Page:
By Joel Penhorwood, Ohio Ag Net and Ohio’s Country Journal
A possible railroad worker strike starting Friday has been avoided after reports of a tentative agreement reached Thursday morning.
“Well, fortunately, this morning, there was an announcement that the two parties came to a tentative agreement for the this new 5-year contract for railroad workers,” said Mike Steenhoek, executive director of the Soy Transportation Coalition in a conversation with Ohio Ag Net and Ohio’s Country Journal. “And what that does, importantly, is that it prevents this potential strike at 12:01 Eastern Time on Friday. And so that’s a real sigh of relief to have that that resolution.”
Steenhoek reports the tentative agreement will provide rail employees a 24% wage increase during the 5-year period of the contract (2020-2024) — consistent with the recommendations of the Presidential Emergency Board. Steenhoek said an immediate average payout of $11,000 will be provided upon ratification.
Negotiations truly came down to the wire. Throughout this past week, railroads had increasingly been dialing down and suspending service due to the potential for a network stoppage starting on Friday.
“It was very much a lot of questions about who was going to blink first,” he said. “And obviously, when you get closer and closer to the deadline, pressure builds, and hopefully that will serve to shake loose fixed positions and make people more willing to negotiate. Clearly, from our perspective, we wouldn’t have had to walk up to this precipice that’s clearly not good for our economy, not good for agriculture, to have that kind of uncertainty, weighing on our industry, particularly with all of the supply chain challenges we’ve been experiencing and living with over the last couple of years.”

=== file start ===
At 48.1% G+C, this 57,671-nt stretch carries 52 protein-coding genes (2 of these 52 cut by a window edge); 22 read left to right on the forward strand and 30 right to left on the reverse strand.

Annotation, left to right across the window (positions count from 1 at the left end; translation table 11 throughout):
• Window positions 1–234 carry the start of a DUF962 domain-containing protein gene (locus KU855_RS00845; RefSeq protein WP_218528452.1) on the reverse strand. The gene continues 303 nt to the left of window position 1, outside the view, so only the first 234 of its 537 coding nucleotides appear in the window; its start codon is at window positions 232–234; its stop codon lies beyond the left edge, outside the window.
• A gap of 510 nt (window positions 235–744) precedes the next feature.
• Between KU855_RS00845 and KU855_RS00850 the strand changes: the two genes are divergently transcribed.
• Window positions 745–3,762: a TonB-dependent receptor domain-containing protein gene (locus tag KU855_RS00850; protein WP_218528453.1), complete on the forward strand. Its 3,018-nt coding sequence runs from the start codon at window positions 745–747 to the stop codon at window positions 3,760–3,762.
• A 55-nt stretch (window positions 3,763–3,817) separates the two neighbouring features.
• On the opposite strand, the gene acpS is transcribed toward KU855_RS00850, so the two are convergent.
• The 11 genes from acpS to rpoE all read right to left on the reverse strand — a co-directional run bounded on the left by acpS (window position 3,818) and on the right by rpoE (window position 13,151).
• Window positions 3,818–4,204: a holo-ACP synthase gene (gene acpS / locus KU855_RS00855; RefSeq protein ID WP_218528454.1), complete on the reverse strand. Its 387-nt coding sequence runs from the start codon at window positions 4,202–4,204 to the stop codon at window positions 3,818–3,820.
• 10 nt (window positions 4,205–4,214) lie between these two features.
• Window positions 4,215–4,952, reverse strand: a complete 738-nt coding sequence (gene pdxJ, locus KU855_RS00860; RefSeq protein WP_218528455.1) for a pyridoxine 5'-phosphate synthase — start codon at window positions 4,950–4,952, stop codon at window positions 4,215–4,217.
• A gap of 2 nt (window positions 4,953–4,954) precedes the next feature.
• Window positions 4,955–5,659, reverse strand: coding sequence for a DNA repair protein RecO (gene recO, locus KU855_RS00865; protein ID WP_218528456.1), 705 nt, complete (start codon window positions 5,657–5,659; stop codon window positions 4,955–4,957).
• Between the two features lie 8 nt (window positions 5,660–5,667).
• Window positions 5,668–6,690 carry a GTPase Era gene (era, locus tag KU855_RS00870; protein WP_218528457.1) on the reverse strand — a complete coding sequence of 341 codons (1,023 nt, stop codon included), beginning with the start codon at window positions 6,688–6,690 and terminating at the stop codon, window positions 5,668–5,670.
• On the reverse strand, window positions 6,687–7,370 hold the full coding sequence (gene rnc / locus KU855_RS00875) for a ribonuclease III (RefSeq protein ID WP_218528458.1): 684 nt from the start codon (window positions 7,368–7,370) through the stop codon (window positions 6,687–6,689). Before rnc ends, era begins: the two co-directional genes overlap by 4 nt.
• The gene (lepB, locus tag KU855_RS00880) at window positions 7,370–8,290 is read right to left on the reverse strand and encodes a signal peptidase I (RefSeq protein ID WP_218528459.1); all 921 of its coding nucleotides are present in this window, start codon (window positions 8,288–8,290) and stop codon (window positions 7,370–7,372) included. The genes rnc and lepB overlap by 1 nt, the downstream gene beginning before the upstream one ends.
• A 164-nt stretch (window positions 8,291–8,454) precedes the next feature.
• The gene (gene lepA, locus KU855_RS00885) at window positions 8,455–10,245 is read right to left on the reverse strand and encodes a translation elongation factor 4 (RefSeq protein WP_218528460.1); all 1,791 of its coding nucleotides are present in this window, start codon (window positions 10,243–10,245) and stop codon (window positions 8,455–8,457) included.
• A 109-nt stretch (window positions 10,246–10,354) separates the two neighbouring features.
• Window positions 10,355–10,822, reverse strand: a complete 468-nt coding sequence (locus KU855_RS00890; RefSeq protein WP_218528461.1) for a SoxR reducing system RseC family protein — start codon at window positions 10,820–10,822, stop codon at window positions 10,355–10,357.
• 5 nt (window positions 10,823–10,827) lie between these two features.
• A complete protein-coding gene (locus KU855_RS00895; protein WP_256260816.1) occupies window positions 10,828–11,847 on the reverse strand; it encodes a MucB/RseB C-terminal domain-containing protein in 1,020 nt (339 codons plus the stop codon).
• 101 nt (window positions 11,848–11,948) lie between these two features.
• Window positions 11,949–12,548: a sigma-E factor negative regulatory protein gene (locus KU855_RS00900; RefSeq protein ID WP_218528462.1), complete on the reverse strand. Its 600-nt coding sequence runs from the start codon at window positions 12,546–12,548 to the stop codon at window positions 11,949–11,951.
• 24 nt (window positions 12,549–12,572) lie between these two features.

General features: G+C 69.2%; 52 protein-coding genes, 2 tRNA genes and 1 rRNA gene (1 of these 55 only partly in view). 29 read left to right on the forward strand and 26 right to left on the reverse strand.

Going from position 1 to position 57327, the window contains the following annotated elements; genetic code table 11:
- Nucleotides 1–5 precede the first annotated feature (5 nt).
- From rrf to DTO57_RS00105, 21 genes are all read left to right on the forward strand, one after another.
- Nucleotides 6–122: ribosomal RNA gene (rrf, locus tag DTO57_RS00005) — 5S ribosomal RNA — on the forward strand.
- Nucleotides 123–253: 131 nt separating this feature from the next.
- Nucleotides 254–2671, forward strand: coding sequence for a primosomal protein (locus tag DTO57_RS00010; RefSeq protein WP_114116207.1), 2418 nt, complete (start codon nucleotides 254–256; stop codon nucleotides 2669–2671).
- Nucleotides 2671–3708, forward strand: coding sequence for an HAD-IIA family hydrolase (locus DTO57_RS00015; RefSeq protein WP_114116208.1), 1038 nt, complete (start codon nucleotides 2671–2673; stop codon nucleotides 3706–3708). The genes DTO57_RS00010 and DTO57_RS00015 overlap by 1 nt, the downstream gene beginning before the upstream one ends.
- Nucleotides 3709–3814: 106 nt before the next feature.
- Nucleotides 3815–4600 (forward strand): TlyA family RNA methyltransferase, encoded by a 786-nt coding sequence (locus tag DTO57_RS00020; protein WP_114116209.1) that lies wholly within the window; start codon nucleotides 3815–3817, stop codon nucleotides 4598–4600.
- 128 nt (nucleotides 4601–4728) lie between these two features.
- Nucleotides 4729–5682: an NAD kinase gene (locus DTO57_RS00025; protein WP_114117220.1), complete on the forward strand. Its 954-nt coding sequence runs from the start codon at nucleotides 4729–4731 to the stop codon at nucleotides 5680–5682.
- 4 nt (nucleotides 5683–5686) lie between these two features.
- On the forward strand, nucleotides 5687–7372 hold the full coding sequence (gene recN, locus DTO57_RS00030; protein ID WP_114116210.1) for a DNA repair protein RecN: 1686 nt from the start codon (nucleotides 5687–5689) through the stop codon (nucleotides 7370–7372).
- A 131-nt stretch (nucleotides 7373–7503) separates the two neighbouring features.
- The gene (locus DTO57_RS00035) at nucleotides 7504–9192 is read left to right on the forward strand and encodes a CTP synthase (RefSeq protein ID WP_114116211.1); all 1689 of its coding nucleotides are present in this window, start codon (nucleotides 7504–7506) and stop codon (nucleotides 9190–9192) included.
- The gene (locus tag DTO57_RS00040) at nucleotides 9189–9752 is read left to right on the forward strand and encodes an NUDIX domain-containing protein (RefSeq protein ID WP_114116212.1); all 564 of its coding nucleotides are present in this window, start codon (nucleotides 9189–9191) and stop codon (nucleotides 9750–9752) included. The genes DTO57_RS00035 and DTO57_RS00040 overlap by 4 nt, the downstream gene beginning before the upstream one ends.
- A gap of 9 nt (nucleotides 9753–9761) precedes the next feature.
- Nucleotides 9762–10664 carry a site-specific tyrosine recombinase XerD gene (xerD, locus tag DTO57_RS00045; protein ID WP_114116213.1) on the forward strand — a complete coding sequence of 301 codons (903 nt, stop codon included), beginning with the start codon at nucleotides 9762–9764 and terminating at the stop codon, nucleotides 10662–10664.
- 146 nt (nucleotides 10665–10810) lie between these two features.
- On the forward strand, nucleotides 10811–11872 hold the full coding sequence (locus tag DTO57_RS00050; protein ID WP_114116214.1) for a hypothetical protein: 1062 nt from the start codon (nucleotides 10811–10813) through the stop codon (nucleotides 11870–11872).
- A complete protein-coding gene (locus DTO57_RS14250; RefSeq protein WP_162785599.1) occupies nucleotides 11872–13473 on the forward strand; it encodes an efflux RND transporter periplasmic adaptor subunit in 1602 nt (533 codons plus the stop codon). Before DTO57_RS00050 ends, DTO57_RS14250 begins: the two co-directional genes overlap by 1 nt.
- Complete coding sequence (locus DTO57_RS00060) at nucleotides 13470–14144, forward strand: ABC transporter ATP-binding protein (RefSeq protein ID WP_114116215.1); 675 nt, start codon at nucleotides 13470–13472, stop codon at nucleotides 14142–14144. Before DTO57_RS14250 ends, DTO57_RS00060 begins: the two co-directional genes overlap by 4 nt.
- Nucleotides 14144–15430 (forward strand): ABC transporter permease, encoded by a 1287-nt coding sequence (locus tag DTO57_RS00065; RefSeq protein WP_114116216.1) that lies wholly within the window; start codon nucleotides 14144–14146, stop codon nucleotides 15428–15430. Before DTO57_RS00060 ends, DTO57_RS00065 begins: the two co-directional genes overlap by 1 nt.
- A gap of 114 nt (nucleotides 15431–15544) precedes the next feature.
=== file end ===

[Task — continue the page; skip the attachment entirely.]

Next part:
Though an agreement has been made, Steenhoek said it does not mean the work is over with the membership of all the unions still needing to ratify.
“That vote is expected over the next several weeks. I expect that to occur, even though there’s still some of the rank-and-file members not pleased with the tentative agreement, some of the terms of it. I do expect the agreement to be to be ratified. And yeah, that’s just really important because 30% of U.S. soybean exports utilize rail to get to our port regions. You really can’t have a successful agricultural sector, you really can’t have profitable farmers, unless you have a functioning reliable freight rail system. It is just too important to our industry,” he said.
A train has the freight capacity equal to about 400 semi-trucks. Steenhoek said a strike would have meant major implications for the agriculture sector, especially at this time of year.
“We’ve got harvest coming up, and we’ve got a lot of riding on the shoulders of the American farmer. There’s a lot of global food and insecurity,” Steenhoek said. “Farmers are willing to step up to the plate in producing a crop. We need a freight rail system that can help deliver that crop. So we’re very glad for this agreement that has occurred.”
Listen to the full conversation between Steenhoek and Ohio Ag Net’s Joel Penhorwood in the audio player above.